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Franklinia alatamaha: Franklin-Tree1

Edward F. Gilman and Dennis G. Watson 2


This is an excellent small tree native to Georgia, reaching a maximum of 30 feet but it is usually smaller in a sunny landscape. It is somewhat pyramidal when young becoming more rounded with age with many thin stems and trunks. It is best used as a specimen or in borders, to show off its fragrant, white, camellia-like flowers, three inches across, that bloom from July to late summer when few other trees bloom. The bright green foliage turns a vivid orange-red in the fall while some flowers are still in bloom. Ridged grey bark with prominent vertical white striations adds winter interest. Franklin-Tree typically grows with numerous vertical stems or trunks originating at or near ground level.

Figure 1. Middle-aged Franklinia alatamaha: Franklin-Tree
Figure 1.  Middle-aged Franklinia alatamaha: Franklin-Tree
Credit: Ed Gilman

General Information

Scientific name: Franklinia alatamaha
Pronunciation: frank-LIN-ee-uh uh-lah-tah-MAH-hah
Common name(s): Franklin-Tree, Franklinia
Family: Theaceae
USDA hardiness zones: 5A through 8B (Fig. 2)
Origin: native to North America
Invasive potential: little invasive potential
Uses: deck or patio; specimen; container or planter
Availability: somewhat available, may have to go out of the region to find the tree

Figure 2. Range
Figure 2.  Range


Height: 15 to 25 feet
Spread: 10 to 15 feet
Crown uniformity: symmetrical
Crown shape: pyramidal, round
Crown density: dense
Growth rate: slow
Texture: medium


Leaf arrangement: alternate (Fig. 3)
Leaf type: simple
Leaf margin: serrate
Leaf shape: oblanceolate, obovate, oblong
Leaf venation: pinnate, brachidodrome
Leaf type and persistence: deciduous
Leaf blade length: 4 to 8 inches
Leaf color: green
Fall color: orange, red
Fall characteristic: showy

Figure 3. Foliage
Figure 3.  Foliage


Flower color: white/cream/gray
Flower characteristics: very showy


Fruit shape: round
Fruit length: .5 to 1 inch
Fruit covering: dry or hard
Fruit color: unknown
Fruit characteristics: does not attract wildlife; not showy; fruit/leaves not a litter problem

Trunk and Branches

Trunk/bark/branches: branches droop; showy; typically multi-trunked; thorns
Pruning requirement: little required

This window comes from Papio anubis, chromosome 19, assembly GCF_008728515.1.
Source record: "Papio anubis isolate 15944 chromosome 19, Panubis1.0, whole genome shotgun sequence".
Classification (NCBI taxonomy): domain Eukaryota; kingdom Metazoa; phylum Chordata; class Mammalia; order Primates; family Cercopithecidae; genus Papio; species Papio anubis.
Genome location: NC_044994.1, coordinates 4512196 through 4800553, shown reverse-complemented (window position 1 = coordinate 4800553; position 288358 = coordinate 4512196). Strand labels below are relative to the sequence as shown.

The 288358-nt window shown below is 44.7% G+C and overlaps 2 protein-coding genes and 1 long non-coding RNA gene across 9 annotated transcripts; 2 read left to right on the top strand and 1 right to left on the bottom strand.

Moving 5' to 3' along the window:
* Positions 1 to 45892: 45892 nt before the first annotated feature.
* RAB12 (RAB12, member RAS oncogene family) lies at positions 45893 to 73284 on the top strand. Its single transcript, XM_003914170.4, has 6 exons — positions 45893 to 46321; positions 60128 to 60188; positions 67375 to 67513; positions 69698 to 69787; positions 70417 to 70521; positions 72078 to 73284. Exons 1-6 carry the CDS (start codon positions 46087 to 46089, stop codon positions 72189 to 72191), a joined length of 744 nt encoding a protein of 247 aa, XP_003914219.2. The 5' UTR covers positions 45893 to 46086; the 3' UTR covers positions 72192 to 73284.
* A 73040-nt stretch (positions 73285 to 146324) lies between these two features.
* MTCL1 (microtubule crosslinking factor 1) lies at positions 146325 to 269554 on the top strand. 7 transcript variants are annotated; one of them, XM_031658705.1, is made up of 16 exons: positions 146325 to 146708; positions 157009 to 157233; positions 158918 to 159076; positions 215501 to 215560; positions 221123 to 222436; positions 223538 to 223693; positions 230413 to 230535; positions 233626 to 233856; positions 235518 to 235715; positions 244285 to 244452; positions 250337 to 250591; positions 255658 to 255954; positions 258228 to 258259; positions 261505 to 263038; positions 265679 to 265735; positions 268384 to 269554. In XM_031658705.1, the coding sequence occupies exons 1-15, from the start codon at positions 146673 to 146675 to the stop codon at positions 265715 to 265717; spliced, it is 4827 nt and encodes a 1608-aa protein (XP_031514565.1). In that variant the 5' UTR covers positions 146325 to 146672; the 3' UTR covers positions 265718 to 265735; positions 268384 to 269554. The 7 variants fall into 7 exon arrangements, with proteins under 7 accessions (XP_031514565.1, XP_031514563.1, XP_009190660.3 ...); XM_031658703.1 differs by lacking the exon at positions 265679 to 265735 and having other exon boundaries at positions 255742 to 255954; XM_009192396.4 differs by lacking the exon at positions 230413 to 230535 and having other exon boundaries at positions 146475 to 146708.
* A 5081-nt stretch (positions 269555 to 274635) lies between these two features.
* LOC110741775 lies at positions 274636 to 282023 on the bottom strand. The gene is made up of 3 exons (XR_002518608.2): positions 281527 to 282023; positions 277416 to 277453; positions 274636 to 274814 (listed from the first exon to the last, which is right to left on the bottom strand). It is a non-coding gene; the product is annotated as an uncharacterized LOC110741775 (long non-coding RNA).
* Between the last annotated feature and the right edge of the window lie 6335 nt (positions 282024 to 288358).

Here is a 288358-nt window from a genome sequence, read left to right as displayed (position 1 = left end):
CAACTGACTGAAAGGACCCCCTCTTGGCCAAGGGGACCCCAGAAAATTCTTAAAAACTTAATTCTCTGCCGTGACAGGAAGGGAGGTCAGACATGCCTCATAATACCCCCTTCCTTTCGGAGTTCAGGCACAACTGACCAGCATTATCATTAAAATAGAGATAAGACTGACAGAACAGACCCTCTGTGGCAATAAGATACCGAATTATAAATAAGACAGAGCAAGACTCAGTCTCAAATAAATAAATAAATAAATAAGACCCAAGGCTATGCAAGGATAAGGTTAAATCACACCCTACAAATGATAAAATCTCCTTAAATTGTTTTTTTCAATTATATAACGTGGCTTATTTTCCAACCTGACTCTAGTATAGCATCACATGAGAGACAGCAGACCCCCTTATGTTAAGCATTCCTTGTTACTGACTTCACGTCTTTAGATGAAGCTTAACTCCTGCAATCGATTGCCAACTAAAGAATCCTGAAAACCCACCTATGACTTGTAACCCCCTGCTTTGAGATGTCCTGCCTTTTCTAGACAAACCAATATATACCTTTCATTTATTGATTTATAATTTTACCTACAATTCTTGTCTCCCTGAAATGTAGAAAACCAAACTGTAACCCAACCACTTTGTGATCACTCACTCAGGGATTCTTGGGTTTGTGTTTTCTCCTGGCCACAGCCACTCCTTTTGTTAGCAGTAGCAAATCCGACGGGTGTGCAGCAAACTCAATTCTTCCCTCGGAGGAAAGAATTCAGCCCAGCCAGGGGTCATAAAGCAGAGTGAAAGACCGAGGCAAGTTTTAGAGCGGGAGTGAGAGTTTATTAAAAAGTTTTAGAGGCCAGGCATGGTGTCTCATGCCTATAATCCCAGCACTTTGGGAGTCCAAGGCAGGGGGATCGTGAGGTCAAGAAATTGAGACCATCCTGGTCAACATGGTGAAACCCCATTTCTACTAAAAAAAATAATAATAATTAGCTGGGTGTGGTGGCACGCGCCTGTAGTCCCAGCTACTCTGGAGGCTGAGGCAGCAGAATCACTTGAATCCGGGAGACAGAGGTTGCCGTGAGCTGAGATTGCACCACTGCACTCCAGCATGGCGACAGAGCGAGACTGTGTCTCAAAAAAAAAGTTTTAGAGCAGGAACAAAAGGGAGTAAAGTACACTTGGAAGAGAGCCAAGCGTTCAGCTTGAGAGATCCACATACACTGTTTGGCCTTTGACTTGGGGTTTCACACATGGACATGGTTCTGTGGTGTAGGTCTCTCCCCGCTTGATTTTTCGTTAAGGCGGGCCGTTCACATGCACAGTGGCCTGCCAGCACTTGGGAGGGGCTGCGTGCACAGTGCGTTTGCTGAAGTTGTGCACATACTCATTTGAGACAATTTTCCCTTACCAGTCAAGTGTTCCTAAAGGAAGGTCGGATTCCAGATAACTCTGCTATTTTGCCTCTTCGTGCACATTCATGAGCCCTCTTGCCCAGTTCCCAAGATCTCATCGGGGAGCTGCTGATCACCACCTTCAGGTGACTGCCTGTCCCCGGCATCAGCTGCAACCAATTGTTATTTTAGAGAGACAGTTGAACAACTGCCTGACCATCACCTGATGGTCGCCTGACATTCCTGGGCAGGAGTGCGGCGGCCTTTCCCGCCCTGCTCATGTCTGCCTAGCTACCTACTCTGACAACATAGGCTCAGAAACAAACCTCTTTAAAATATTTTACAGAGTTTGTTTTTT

Breakage: resistant
Current year twig color: green, brown
Current year twig thickness: medium
Wood specific gravity: unknown


Light requirement: full sun, partial sun or partial shade
Soil tolerances: clay; sand; loam; slightly alkaline; acidic; well-drained
Drought tolerance: moderate
Aerosol salt tolerance: unknown


Roots: not a problem
Winter interest: yes
Outstanding tree: yes
Ozone sensitivity: unknown
Verticillium wilt susceptibility: unknown
Pest resistance: resistant to pests/diseases

Use and Management

Franklin-Tree does best in well-drained, rich, acid soil, with ample water, and partial sun in the southern part of its range. Drainage must be excellent and the tree does not tolerate clay soil and is only slightly or moderately drought-tolerant. Best to provide a permanent irrigation system for Franklin-Tree.


It has no known pests.


The most serious problem of Franklin-Tree is a root rot disease. The best protection is to plant in a soil where the disease has not been active. The tree has been difficult to establish in some areas, perhaps because of disease problems. But the beauty of this tree makes your extra effort worthwhile.


1. This document is ENH419, one of a series of the Environmental Horticulture, UF/IFAS Extension. Original publication date November 1993. Revised December 2006. Reviewed February 2014. Visit the EDIS website at
2. Edward F. Gilman, professor, Environmental Horticulture Department; Dennis G. Watson, former associate professor, Agricultural Engineering Department, UF/IFAS Extension, Gainesville, FL 32611.

Publication #ENH419

Release Date:July 10, 2014

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